Canadians risk being underinsured: survey
Most drivers incorrectly believe comprehensive coverage means their car insurance policy covers them for everything
TORONTO — RATESDOTCA finds the majority of Canadian drivers scored an ‘F’ on a recent nationwide auto insurance literacy survey, meaning that they may be at risk of overpaying for premiums or worse, be underinsured. The survey asked seven common questions that drivers consider when securing vehicle insurance and found on average almost three (2.6) out of seven questions were answered correctly, with 9% of Canadians incorrectly answering every statement.
Here are some results:
- 42% incorrectly believe that comprehensive vehicle insurance covers everything (34% knew this is false; 24% did not)
- 25% did not think they can temporarily suspend their car insurance if they are not driving during the COVID-19 pandemic (39% of Canadians correctly knew they can; 36% say they did not know)
- Nearly seven in 10 drivers (68%) incorrectly believe that insurance companies base premiums on the number of demerit points a driver has (just 10% answered right; 22% did not know)
- 38% think the colour of a vehicle influences the cost of insurance (it does not)
- Most respondents (79%) think an expensive or high-end car costs more to insure than an economically priced vehicle (8% do not and 13% did not know).
More comforting to learn was that 78% of Canadians knew that they can receive a discount on their insurance bill if they bundle their auto and home/condo insurance and more than half (57%) are aware they can switch auto insurance provider before their policy is due for renewal.*
“As Canadian drivers, the more we understand about auto insurance, the more likely we will get the coverage we need at a fair price and avoid disappointment when filing a claim for damages,” said Liam Lahey, insurance editor, RATESDOTCA, in a prepared statement. “For example, although the name may be confusing, comprehensive insurance is an optional coverage you can add to your policy. It covers damages resulting from certain risks or perils such as theft, vandalism, and falling or flying objects but does not cover damages resulting from a collision.”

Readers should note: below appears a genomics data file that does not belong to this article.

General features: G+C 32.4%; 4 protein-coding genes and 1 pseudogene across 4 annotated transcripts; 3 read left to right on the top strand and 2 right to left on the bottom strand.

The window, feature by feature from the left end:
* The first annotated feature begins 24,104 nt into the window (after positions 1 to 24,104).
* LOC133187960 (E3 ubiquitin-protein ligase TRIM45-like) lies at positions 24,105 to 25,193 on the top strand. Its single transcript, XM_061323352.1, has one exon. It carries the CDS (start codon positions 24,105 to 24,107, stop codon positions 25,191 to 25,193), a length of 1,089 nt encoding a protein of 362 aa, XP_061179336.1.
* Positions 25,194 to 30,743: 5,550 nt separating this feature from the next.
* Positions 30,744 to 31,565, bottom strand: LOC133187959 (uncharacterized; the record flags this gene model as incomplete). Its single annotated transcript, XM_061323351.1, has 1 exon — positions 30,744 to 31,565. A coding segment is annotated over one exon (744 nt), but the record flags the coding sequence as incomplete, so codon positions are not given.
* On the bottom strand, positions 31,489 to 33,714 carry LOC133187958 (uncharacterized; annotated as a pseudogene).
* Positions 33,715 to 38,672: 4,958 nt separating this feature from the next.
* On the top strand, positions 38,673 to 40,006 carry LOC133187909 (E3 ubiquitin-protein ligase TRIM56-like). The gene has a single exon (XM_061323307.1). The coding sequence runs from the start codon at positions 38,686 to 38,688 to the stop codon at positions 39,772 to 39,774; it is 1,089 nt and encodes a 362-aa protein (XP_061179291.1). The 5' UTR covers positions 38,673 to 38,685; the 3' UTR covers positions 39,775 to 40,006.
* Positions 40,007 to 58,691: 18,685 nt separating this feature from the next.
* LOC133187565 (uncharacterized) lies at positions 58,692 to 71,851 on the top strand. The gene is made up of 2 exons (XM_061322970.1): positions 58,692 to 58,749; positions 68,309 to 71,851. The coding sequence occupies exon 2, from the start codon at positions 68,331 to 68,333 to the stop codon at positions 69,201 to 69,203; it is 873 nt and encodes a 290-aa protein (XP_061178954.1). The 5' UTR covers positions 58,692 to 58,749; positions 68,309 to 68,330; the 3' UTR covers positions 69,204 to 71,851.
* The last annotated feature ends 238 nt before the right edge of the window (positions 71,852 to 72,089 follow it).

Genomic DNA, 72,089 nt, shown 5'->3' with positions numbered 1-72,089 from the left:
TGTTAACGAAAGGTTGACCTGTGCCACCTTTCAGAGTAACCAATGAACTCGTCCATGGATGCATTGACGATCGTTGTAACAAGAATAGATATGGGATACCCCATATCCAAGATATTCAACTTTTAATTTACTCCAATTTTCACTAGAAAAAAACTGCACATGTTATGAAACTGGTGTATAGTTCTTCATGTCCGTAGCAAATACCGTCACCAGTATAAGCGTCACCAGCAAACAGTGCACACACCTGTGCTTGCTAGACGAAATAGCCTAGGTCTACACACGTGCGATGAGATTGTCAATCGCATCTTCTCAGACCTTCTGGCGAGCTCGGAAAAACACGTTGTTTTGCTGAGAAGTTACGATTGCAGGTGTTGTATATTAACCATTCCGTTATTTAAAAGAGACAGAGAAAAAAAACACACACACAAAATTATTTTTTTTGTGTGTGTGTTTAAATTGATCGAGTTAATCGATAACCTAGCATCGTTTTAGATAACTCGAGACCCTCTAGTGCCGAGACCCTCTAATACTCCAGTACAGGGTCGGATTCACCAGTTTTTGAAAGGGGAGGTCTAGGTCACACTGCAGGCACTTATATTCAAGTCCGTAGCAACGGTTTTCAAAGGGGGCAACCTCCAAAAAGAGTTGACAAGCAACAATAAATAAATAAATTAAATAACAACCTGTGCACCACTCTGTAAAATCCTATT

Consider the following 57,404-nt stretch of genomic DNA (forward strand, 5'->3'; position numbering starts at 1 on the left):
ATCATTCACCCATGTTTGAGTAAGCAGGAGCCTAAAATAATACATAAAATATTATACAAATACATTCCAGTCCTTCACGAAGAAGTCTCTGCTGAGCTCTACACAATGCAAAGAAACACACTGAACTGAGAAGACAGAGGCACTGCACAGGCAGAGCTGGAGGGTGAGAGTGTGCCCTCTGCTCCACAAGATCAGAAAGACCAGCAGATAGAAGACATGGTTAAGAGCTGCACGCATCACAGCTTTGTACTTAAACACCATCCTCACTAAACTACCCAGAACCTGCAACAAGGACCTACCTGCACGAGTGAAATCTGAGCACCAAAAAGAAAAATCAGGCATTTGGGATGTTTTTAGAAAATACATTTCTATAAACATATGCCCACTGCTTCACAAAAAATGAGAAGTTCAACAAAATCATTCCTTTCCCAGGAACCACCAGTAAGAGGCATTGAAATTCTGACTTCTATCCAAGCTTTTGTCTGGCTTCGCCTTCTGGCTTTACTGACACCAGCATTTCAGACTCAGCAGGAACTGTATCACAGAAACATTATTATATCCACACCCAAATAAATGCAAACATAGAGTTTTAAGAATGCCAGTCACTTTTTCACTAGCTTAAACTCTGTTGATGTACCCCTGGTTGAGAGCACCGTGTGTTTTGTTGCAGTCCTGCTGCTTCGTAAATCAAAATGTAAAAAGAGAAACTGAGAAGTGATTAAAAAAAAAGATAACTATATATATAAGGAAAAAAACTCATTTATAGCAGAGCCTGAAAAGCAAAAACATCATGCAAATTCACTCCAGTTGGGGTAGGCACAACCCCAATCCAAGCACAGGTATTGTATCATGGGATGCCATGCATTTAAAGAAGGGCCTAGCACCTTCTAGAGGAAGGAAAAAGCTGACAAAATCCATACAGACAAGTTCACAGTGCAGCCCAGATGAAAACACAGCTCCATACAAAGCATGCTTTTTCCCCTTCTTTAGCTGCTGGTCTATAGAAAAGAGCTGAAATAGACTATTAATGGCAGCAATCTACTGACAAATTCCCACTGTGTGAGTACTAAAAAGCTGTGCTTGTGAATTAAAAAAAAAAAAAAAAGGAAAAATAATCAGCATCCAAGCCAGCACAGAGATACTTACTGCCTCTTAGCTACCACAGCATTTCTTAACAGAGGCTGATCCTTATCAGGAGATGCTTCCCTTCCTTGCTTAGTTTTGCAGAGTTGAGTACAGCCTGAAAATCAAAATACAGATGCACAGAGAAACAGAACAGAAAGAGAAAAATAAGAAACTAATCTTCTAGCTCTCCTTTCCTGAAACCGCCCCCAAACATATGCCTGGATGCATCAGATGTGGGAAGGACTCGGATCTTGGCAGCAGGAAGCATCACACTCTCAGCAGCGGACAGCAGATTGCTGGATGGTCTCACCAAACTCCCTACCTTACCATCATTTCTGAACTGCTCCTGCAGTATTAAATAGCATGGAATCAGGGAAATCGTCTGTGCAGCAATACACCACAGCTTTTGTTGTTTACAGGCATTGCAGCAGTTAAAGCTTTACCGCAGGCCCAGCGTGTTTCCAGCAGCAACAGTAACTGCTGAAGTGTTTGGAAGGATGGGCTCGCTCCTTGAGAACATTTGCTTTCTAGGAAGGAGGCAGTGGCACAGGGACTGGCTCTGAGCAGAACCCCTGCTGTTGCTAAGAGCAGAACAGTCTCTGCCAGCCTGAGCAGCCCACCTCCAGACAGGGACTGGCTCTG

The survey’s findings also reveal: In some cases, the older, the wiser
- 46% versus 34% of Canadians under the age of 55 are more likely to know the colour of a vehicle has no bearing on the cost of an insurance premium
- Canadians aged 55 or older (63%) are more likely to know they can switch providers before their policies are up for renewal compared to those under the age of 55 (53 %)
- 83% of drivers 55 and older are significantly more likely to be aware they can get a discount for bundling home and auto policies than people under the age of 55 (74%)
- Men (61% versus 52% of women), Quebeckers (58% versus 55% rest of Canada) and a policy’s primary driver (64% versus 44% of occasional or secondary drivers) were more likely to separate insurance facts from myths on three or more of the quiz’s statements